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Digital social care projects win funding

16/11/18

UKA Correspondent

Projects involving the use of biometric devices, exoskeletons, a special app and a financial self-assessment tool are among those to receive funding to promote the use of digital tech in social care.

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NHS Digital and the Local Government Association (LGA) have announced the nine projects, led by local authorities, to receive shares of up to £700,000 in the next phase of the Social Care Digital Innovation Programme.

It is aimed at improving systems and enabling integration across adult social care, with this phase following the earlier award of £20,000 each to 12 councils to run discovery projects.

James Palmer, programme lead for the Social Care Programme at NHS Digital, said: “The successful projects all showed great promise during their discovery phase, looking at a wide range of areas from data visualisations and online financial assessment tools to wearable tech and exoskeleton devices. 

“These are some really exciting proposals and I am looking forward to seeing the outcomes. We will be sharing learning from the projects, with a view to these blueprints supporting other social care providers looking to innovate in the same area.”

The nine projects are follows:

  • Bracknell Forest Council will install interactive digital kiosks providing information on community support and activities to combat loneliness.
  • Havering is developing an app for social care workers to share information such as training and Disclosure and Barring Service checks to speed up employment at care homes.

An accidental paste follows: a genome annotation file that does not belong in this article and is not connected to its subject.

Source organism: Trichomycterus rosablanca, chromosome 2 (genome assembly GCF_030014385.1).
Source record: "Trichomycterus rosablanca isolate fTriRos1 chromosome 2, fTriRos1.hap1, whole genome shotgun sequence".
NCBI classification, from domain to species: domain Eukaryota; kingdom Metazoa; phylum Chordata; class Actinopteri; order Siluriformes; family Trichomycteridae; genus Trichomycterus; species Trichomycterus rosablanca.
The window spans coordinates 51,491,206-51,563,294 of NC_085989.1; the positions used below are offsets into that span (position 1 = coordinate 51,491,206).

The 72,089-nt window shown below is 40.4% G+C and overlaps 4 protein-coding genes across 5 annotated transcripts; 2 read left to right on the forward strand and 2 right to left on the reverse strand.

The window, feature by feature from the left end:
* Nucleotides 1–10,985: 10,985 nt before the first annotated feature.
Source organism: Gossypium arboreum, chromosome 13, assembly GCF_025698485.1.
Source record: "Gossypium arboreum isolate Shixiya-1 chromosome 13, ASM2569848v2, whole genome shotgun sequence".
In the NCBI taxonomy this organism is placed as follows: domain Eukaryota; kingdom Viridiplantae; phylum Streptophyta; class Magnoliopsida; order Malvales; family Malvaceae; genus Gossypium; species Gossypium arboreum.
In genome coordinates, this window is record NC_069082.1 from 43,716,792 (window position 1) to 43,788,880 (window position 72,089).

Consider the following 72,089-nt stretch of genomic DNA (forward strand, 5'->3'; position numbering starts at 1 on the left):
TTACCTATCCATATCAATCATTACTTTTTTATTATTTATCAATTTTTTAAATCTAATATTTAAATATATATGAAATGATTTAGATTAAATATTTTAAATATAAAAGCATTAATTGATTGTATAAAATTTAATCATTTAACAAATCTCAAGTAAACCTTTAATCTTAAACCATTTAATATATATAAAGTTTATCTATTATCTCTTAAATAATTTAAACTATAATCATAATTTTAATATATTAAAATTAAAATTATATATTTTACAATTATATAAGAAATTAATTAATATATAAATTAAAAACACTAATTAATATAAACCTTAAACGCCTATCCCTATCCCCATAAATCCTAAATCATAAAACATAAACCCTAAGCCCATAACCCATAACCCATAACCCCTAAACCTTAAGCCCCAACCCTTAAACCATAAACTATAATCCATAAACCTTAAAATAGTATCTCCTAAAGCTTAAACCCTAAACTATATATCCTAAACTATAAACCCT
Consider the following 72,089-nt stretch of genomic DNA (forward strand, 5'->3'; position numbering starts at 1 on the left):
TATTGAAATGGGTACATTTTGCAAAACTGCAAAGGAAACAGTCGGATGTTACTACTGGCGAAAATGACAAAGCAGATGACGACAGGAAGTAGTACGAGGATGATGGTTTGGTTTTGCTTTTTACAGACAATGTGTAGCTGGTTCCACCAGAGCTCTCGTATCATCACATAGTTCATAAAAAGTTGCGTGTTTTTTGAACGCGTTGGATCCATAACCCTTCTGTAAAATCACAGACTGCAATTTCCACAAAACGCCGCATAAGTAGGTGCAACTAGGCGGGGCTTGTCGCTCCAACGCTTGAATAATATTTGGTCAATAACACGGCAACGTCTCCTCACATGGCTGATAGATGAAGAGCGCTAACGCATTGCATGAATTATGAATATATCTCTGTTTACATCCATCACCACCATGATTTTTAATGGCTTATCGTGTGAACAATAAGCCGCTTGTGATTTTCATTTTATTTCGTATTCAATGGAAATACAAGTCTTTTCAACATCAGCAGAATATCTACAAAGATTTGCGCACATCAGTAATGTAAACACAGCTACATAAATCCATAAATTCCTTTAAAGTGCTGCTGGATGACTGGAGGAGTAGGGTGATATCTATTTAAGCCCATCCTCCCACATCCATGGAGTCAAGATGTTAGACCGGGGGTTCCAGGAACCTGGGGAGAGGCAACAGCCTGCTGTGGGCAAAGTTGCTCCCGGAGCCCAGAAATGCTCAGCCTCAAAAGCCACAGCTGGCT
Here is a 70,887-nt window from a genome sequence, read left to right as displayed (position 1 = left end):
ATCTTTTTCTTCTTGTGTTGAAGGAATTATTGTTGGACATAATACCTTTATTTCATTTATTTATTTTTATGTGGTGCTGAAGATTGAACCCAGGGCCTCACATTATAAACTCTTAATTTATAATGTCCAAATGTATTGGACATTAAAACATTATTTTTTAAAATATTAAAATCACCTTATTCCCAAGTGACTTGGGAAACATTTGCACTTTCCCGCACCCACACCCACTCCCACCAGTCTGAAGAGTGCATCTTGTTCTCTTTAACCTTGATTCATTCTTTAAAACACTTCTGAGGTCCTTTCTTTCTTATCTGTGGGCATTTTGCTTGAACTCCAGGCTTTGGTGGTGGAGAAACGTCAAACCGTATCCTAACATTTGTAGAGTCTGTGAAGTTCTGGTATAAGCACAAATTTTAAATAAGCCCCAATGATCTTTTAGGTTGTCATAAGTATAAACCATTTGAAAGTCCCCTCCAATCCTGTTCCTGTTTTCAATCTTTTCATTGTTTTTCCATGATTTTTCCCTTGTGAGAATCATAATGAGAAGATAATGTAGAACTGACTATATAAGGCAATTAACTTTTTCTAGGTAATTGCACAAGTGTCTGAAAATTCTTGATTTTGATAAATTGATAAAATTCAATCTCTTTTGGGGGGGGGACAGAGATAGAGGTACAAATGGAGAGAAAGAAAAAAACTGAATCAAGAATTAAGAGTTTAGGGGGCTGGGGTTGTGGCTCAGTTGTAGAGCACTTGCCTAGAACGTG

• Isle of Wight will run a pilot with informal carers on the use of exoskeleton devices – which are worn by the user as amplifiers to augment their movements – which can help in day-to-day manual handling of people needing support. A business case and specification will be developed and research will take place on regulations and national interest.
  • Lincolnshire is to develop online financial self-assessment and benefits checker tools for users who are likely to be self-funding or receive direct payments for social care packages. This should speed up the process and reduce the number of packages cancelled due to their cost.
  • Nottingham is to work on a portal for social workers and care providers to capture outcomes for service users. The information will be matched with care packages for progress to be monitored.
  • Shropshire will develop a data visualisation tool to identify key areas of need and improve commissioning in a locality.
  • Stockport is installing tailored assistive technology devices to reduce the number of telecare false alarms and ensure appropriate monitoring of vulnerable people in their homes.
  • Sunderland is deploying four devices to support medication management, monitor people’s moods, nutrition and hydration, and their movements around the home. It will also develop a platform to present the data.
  • Wirral will provide biometric wearable devices to people with autism and complex learning disabilities. The data from these will be analysed to identify triggers and anxiety.

Kate Allsop, executive mayor of Mansfield and digital lead on the LGA’s Community and Wellbeing Board, said the projects will improve people’s experience of care and add value to the sector.

Pictured: log-on screen, HAAP Media Ltd. ("freeimages")

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